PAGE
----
Sunday, May 12, 2013


Ethics are things of which too much should not be expected.

Ethics are often wise and kind and based on some experience, but they are also boundaries that will invariably be crossed.

Ethics are the best of what might otherwise be a bad bargain.

Ethics are what anyone might do for another.

Morality is what anyone might do when no one was looking.

Anyway, those were some random thoughts when I received in email containing an article from An Olive Branch -- an organization dedicated to mitigating or perhaps 'resolving' conflicts within spiritual organizations. The table of contents to the May 2013 newsletter article read:
  1. Safer Sanghas
  2. Bylaws: Steps YOU Can Take
  3. What Does "Fiduciary" Mean?
  4. Meet Our Governance Consultant
  5. Dealing with the Aftermath of Sexual Misconduct in Religous Organizations
  6. Learning How to Talk in a Conflict
The topic is placed in the world of Buddhism, but might as well be placed elsewhere as well. (I apologize for not providing a direct link to the article: I can't figure out how to do it short of subscribing to the newsletter -- something which I have no desire to do.)

I received the article, I imagine, because of my past involvement in some very nasty and unethical shit. (Eg., here and here.) The raking confusion and horror and pain of it was, and often remains, very real. The blood was red then and the blood is red now. What scabs there are feel tentative and half-baked at best. Like the Vatican-sponsored sexual abuse scandal, words like "solution" and "healing" and "closure" have a self-serving and disrespectful scent. Ick.

And yet, "we must do something." There is a very deep need to "make sense" of great horror. And one of the ways to attempt that is to deconstruct the scene and remortar the bricks so that ... so that ... so that then we can say we have done "something." But blood is red and it is all just the best of a bad bargain.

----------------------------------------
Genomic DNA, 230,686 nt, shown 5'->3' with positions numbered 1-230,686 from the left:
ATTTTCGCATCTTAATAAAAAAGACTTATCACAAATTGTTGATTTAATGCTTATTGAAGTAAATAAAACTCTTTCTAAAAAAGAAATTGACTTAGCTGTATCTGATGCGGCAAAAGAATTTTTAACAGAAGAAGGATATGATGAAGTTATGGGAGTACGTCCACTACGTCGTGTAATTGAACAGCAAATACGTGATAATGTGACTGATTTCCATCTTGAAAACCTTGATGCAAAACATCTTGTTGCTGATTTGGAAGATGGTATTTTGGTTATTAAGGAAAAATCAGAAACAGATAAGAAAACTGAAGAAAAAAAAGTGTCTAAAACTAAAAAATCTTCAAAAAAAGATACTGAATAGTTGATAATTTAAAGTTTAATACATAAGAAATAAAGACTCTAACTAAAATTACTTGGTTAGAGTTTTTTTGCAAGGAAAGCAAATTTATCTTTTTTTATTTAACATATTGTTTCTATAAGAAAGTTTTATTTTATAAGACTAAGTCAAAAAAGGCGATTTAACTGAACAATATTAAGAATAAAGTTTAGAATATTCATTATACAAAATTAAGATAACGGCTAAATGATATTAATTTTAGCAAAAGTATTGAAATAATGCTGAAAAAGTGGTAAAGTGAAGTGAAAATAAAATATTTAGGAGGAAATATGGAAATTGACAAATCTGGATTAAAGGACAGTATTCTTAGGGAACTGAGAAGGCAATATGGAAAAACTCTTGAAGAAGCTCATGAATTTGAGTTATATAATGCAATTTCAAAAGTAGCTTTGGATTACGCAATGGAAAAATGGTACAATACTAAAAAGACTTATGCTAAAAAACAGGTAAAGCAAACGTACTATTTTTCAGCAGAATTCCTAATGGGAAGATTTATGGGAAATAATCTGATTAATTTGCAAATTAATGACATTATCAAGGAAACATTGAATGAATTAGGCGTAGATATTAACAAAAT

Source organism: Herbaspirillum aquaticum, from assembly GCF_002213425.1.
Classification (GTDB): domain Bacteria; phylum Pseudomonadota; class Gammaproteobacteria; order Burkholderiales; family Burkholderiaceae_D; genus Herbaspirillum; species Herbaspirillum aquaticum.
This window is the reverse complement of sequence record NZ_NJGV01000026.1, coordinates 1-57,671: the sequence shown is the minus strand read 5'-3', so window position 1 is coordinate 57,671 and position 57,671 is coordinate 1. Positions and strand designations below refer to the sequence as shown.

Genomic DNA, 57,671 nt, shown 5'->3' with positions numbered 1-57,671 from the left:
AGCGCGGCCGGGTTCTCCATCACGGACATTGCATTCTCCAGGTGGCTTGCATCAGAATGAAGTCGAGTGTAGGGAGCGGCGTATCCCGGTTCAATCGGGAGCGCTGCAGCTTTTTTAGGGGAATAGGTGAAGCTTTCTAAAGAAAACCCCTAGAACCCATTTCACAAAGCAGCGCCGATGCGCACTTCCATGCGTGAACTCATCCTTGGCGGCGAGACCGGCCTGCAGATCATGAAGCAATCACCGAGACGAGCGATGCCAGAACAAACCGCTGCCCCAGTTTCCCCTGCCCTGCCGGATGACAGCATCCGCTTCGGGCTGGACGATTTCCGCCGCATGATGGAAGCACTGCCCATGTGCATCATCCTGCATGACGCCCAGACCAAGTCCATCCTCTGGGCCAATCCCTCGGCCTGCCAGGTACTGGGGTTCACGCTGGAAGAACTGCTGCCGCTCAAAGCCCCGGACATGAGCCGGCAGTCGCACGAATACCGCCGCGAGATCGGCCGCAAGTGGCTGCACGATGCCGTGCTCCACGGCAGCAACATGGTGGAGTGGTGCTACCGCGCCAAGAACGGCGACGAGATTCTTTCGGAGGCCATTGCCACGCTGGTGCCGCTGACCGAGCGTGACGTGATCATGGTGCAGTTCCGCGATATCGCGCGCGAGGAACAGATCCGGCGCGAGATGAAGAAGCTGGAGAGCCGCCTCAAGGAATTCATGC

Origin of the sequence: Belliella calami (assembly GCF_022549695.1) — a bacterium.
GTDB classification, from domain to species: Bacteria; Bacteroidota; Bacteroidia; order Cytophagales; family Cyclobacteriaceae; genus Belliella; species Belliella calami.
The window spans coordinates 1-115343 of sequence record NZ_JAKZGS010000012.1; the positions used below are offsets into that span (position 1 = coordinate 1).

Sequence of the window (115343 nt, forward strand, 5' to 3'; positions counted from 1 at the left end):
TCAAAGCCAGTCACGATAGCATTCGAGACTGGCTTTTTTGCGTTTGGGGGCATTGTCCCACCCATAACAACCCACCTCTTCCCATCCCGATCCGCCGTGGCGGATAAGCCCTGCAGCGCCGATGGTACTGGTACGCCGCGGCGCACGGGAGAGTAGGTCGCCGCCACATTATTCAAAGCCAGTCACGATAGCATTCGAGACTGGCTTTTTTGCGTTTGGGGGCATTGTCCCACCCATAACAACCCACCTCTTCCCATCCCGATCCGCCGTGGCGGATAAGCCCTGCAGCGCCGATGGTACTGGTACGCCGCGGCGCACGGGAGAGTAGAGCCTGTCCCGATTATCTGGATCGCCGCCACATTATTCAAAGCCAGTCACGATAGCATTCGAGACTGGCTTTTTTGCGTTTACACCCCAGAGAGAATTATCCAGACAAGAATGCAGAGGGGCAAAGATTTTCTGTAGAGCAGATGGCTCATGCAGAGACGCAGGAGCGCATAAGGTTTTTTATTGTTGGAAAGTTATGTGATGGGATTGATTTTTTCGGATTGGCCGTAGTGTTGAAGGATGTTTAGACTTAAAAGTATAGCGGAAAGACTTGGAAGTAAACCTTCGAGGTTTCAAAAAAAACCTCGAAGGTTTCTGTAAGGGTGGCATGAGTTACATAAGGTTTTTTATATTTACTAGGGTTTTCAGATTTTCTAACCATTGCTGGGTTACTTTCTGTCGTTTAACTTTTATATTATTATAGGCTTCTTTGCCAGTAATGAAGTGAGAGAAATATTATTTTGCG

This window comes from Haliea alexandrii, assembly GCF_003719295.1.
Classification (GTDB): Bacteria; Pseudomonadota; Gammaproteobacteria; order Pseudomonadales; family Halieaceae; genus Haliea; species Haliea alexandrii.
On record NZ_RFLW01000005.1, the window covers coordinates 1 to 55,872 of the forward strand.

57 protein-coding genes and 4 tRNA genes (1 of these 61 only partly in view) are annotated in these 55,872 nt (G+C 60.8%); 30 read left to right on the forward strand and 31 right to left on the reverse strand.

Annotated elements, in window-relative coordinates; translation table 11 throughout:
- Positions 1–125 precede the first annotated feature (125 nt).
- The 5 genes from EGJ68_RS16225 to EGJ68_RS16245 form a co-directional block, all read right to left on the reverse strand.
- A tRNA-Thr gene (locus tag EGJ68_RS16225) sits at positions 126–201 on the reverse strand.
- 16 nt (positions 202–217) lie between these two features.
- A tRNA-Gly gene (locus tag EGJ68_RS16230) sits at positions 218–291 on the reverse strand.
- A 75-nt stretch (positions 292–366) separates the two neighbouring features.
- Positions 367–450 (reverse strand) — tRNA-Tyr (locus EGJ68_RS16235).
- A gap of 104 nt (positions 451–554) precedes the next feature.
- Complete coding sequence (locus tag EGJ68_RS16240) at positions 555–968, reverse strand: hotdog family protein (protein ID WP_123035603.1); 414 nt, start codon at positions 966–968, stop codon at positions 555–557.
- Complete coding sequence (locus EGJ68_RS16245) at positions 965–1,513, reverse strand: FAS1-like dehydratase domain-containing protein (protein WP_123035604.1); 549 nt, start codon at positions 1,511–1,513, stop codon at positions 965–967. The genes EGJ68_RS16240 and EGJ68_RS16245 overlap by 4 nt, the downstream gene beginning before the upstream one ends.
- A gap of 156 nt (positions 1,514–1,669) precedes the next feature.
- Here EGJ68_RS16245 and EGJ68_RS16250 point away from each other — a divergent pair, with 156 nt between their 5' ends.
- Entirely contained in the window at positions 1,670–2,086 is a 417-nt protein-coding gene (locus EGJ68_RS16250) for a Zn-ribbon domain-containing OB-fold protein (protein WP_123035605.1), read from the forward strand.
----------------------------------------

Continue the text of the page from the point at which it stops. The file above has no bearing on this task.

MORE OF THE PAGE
Isn't it all a bit like the shredding of the heart when an injured child rushes into a mother's arms, tears of pain rushing down his or her face, and cries out with both incomprehension and complete faith, "make it stop hurting, mommy!"? And wouldn't the mother do anything -- anything! -- in her power to do precisely what her child begged for? The child weeps and the mother weeps as well because ...

There is Mercurochrome and there are Band-Aids and if all else fails, there is a trip to the doctor ... but to fulfill the make-it-stop-hurting-mommy plea ... ah! ... this is life and life is not in the pain business any more than it is in the relief business. Life is the redness of blood. It is more interesting than the accusations of "indifference."

Don't get me wrong: I like ethics and acknowledge their salutary effects. But I don't think those effects need to blinker anyone's vision. Band-Aids are important. They make an effort to protect and attend to the wounds at hand. To ignore them is foolish. But to praise them is probably too much.

Band-Aids don't heal.

Only life can do that.

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